Hong Kong is also home to over 100 consulates representing a wide range of countries and territories. That would help Snowden gain access to foreign countries for protection if ever he felt he needed help. Hong Kong is also known for its physical safety, with few past incidents of foreigners or foreign agents being kidnapped or murdered for political reasons.
Above all, Snowden might have chosen Hong Kong because it is part of China, which has the clout and self-interest to stand up to the US. Snowden might also have been aware that, although Hong Kong has long-standing bilateral agreements on criminal law enforcement with the US, its common-law system and the vibrant human rights groups and lawyers would offer him plenty of protection.
Hong Kong is obliged under its two bilateral agreements with the US - on mutual legal assistance in criminal matters and rendition of fugitive offenders - to assist in investigating any offence that Snowden might have committed in the US and in surrendering him to US authorities. Both agreements were signed in 1996, with the blessing of China.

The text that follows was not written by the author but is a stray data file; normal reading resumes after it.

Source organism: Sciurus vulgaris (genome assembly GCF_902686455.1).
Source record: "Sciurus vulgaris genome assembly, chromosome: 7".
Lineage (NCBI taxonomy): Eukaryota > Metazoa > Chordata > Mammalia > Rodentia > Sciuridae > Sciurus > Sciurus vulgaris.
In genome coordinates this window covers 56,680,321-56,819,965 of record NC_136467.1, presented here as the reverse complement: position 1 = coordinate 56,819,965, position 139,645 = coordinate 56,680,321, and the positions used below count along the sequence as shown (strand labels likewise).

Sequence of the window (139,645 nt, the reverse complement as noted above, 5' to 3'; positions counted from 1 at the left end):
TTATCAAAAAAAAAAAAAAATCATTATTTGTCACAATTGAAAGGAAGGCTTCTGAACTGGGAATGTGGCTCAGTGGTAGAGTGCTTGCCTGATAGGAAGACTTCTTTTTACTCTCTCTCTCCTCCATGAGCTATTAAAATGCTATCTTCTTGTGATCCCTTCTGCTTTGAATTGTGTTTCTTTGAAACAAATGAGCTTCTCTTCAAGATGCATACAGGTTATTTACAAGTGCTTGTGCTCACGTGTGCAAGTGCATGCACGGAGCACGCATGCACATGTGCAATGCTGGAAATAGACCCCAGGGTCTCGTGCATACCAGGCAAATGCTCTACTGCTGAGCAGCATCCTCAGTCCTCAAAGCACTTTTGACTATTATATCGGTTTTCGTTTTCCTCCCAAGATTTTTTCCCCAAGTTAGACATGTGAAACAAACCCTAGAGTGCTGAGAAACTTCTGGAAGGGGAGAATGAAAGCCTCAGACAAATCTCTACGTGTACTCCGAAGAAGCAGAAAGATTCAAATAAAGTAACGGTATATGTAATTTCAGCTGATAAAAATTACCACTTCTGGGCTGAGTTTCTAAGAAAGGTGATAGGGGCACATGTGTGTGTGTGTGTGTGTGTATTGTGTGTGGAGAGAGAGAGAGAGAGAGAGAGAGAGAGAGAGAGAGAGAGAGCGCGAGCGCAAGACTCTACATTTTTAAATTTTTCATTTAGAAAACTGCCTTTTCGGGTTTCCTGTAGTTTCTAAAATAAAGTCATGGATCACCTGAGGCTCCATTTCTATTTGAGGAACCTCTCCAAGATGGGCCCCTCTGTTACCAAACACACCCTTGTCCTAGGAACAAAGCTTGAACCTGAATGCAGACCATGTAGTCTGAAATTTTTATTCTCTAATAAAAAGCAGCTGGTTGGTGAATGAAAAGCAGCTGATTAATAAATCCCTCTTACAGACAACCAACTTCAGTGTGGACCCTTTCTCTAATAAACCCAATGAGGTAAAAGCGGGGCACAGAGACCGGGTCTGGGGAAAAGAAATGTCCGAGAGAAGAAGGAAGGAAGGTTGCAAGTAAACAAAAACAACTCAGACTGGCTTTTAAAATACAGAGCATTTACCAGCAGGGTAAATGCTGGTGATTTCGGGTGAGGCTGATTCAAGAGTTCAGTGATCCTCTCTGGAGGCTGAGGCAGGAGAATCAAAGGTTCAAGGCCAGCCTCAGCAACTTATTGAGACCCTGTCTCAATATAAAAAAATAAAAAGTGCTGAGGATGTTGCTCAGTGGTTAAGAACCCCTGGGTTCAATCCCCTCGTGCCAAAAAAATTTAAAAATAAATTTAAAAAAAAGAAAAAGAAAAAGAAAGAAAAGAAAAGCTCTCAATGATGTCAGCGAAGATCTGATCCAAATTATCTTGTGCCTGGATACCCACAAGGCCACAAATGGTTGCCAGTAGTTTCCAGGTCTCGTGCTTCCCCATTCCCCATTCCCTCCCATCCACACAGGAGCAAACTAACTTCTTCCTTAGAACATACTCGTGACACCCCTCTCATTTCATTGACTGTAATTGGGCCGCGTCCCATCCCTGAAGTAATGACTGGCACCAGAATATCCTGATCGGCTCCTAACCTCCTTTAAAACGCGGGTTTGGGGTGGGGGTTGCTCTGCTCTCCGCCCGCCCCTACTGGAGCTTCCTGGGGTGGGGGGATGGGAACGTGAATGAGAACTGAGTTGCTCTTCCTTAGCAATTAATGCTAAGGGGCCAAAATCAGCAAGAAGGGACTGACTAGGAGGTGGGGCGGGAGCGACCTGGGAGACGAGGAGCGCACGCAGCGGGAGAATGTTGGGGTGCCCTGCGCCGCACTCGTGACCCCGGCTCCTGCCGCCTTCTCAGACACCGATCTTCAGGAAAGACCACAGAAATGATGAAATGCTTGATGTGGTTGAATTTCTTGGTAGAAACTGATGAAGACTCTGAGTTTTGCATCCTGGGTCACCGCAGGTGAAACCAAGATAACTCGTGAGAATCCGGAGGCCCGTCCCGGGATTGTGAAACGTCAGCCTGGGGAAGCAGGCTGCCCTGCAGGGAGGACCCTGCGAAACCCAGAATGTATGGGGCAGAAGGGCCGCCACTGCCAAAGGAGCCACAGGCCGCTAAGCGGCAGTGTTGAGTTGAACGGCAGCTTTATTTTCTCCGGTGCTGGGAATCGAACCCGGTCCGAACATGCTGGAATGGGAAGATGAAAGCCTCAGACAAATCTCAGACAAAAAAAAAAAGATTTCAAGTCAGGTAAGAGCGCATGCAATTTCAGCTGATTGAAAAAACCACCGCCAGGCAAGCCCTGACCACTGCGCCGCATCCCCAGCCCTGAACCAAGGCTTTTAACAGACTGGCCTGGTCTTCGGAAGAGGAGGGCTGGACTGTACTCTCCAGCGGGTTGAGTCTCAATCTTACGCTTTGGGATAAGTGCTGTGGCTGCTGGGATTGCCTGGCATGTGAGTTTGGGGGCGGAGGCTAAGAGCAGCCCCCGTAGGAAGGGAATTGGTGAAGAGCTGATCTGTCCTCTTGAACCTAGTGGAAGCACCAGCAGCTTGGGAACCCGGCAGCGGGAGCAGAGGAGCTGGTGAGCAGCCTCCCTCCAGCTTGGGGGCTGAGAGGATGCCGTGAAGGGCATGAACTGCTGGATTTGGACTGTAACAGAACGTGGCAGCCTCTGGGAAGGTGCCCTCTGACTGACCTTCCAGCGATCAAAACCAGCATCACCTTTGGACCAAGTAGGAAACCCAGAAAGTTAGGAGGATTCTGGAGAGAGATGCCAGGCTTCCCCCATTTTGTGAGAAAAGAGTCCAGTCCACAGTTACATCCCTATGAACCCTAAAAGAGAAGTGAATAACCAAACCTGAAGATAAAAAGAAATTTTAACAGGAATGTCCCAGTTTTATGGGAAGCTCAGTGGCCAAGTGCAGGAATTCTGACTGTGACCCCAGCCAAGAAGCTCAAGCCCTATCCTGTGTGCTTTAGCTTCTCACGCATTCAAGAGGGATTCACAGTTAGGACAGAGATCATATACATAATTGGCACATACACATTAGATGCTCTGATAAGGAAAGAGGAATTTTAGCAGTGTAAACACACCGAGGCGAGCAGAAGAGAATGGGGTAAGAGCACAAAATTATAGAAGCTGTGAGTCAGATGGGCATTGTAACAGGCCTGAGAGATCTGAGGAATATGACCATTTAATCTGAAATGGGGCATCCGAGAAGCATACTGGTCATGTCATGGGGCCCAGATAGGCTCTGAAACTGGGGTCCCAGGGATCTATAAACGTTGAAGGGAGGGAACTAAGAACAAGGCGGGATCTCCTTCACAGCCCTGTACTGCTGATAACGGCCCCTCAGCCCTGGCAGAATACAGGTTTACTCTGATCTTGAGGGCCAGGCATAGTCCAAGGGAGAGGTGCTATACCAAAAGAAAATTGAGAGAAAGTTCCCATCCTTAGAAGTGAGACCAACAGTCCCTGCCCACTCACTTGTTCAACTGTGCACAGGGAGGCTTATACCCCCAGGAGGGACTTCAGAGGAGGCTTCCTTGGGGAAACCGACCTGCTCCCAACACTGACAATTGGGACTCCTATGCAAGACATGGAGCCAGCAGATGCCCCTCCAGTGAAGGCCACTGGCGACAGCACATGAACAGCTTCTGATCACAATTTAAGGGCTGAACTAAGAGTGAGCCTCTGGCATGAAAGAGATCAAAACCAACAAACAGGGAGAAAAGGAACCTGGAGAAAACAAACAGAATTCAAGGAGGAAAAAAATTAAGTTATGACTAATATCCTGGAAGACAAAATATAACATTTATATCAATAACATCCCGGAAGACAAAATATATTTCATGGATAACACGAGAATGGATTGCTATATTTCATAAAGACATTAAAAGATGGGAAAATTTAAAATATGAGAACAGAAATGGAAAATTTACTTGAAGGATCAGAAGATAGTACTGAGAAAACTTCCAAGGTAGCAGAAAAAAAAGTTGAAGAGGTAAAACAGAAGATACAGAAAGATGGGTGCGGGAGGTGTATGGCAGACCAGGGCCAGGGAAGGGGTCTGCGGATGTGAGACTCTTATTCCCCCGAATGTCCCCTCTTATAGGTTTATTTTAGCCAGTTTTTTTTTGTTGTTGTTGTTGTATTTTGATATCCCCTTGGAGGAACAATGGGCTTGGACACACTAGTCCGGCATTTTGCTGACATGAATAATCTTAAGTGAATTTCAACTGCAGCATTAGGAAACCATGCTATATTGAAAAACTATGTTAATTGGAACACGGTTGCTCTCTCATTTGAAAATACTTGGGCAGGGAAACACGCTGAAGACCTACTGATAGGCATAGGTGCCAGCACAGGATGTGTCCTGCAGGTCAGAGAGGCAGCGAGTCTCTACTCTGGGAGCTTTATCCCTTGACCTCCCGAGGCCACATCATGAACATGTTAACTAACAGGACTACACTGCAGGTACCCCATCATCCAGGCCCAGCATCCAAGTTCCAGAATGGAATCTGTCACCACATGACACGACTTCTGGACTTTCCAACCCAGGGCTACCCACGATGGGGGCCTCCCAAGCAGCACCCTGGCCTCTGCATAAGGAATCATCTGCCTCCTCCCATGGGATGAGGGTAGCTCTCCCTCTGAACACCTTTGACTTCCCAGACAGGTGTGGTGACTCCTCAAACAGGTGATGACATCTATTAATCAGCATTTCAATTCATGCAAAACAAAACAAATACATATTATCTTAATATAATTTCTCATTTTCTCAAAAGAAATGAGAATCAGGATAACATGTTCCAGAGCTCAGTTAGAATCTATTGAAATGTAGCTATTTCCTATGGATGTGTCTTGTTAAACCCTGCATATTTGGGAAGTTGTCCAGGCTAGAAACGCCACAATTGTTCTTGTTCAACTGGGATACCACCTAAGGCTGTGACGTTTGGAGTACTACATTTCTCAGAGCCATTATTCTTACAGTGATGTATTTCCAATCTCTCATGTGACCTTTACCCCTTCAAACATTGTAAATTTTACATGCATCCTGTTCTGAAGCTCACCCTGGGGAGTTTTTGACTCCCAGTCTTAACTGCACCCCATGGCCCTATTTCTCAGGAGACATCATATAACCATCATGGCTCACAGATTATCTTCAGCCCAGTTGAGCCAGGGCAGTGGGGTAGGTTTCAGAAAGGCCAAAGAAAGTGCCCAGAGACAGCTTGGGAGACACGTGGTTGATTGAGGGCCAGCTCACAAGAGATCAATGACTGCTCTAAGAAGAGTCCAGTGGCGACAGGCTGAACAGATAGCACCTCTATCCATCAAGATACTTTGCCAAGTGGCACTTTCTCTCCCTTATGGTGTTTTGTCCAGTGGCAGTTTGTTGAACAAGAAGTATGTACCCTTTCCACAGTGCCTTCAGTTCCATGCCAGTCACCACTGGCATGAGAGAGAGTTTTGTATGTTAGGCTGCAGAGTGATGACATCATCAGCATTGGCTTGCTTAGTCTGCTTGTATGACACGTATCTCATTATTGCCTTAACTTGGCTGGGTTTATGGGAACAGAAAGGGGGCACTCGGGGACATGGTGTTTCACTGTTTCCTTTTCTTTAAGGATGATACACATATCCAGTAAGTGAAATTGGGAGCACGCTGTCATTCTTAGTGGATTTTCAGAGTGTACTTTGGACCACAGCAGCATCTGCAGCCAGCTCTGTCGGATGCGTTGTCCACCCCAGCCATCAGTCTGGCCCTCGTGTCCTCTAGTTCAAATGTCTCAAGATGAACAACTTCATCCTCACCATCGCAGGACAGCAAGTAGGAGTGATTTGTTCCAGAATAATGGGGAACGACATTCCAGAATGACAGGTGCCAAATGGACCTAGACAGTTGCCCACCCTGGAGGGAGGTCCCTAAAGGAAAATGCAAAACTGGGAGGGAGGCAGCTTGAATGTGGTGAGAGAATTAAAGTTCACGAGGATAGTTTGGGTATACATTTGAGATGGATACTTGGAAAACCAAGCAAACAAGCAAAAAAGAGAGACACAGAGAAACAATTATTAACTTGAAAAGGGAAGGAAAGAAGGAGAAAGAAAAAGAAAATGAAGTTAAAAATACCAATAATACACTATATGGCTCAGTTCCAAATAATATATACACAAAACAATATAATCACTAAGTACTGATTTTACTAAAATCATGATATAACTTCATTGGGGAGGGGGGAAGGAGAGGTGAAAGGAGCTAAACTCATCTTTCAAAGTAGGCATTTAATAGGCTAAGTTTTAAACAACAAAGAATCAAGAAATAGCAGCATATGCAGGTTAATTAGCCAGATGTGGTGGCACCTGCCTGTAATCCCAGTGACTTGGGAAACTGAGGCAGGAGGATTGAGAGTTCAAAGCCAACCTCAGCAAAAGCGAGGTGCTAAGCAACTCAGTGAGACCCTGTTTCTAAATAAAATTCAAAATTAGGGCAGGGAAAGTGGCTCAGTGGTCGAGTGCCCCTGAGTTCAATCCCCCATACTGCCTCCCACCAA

The rendition agreement covers 36 offences, including "offences involving the unlawful use of computers", and the catch-all of "any other offence punishable under the laws of both parties by imprisonment or other form of detention for more than one year, or by a more severe penalty, unless surrender for such offence is prohibited by the laws of the requested party".
Given such provisions, it would not be hard for the US authorities to come up with half a dozen offences against Snowden. However, the bilateral agreement also includes standard exclusion clauses guarding against surrender if the request involves an offence "of a political character", if the offence is punishable by death or if it involves any humanitarian considerations.
The agreement also allows the sovereign power to refuse surrender in cases which relate to "the defence, foreign affairs or essential public interest or policy" of the sovereign power, but only if the request involves a national of this sovereign power. Such a provision clearly does not apply to Snowden, but section 24 of Hong Kong's Fugitive Offenders Ordinance requires the chief executive to notify Beijing of any rendition proceedings under any bilateral rendition agreement.